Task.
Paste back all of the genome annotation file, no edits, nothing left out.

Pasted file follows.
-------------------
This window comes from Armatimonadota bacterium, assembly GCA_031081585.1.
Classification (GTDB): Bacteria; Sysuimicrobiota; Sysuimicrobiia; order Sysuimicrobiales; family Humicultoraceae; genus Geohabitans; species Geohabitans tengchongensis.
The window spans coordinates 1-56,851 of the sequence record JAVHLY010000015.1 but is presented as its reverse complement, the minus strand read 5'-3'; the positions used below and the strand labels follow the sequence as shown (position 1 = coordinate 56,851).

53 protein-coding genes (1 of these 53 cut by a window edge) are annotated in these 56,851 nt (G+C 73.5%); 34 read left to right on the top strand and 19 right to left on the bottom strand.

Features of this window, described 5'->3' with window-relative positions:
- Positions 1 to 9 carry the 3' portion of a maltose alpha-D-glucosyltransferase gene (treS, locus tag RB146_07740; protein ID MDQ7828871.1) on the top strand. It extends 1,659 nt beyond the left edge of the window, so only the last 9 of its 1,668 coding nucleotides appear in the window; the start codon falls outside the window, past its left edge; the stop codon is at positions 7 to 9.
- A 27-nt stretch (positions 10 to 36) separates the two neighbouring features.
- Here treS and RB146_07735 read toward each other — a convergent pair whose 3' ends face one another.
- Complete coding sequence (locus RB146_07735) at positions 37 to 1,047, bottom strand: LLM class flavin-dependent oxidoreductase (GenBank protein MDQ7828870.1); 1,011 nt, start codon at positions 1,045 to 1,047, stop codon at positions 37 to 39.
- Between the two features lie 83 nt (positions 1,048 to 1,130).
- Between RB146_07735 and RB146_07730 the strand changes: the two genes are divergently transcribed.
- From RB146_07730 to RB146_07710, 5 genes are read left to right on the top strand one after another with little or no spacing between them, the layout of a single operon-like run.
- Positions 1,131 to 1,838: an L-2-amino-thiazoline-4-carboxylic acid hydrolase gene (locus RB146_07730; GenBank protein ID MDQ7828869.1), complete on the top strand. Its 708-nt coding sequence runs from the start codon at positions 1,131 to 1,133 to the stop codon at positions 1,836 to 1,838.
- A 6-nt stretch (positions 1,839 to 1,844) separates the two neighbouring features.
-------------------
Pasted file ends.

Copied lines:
This window comes from Armatimonadota bacterium, assembly GCA_031081585.1.
Classification (GTDB): Bacteria; Sysuimicrobiota; Sysuimicrobiia; order Sysuimicrobiales; family Humicultoraceae; genus Geohabitans; species Geohabitans tengchongensis.
The window spans coordinates 1-56,851 of the sequence record JAVHLY010000015.1 but is presented as its reverse complement, the minus strand read 5'-3'; the positions used below and the strand labels follow the sequence as shown (position 1 = coordinate 56,851).

53 protein-coding genes (1 of these 53 cut by a window edge) are annotated in these 56,851 nt (G+C 73.5%); 34 read left to right on the top strand and 19 right to left on the bottom strand.

Features of this window, described 5'->3' with window-relative positions:
- Positions 1 to 9 carry the 3' portion of a maltose alpha-D-glucosyltransferase gene (treS, locus tag RB146_07740; protein ID MDQ7828871.1) on the top strand. It extends 1,659 nt beyond the left edge of the window, so only the last 9 of its 1,668 coding nucleotides appear in the window; the start codon falls outside the window, past its left edge; the stop codon is at positions 7 to 9.
- A 27-nt stretch (positions 10 to 36) separates the two neighbouring features.
- Here treS and RB146_07735 read toward each other — a convergent pair whose 3' ends face one another.
- Complete coding sequence (locus RB146_07735) at positions 37 to 1,047, bottom strand: LLM class flavin-dependent oxidoreductase (GenBank protein MDQ7828870.1); 1,011 nt, start codon at positions 1,045 to 1,047, stop codon at positions 37 to 39.
- Between the two features lie 83 nt (positions 1,048 to 1,130).
- Between RB146_07735 and RB146_07730 the strand changes: the two genes are divergently transcribed.
- From RB146_07730 to RB146_07710, 5 genes are read left to right on the top strand one after another with little or no spacing between them, the layout of a single operon-like run.
- Positions 1,131 to 1,838: an L-2-amino-thiazoline-4-carboxylic acid hydrolase gene (locus RB146_07730; GenBank protein ID MDQ7828869.1), complete on the top strand. Its 708-nt coding sequence runs from the start codon at positions 1,131 to 1,133 to the stop codon at positions 1,836 to 1,838.
- A 6-nt stretch (positions 1,839 to 1,844) separates the two neighbouring features.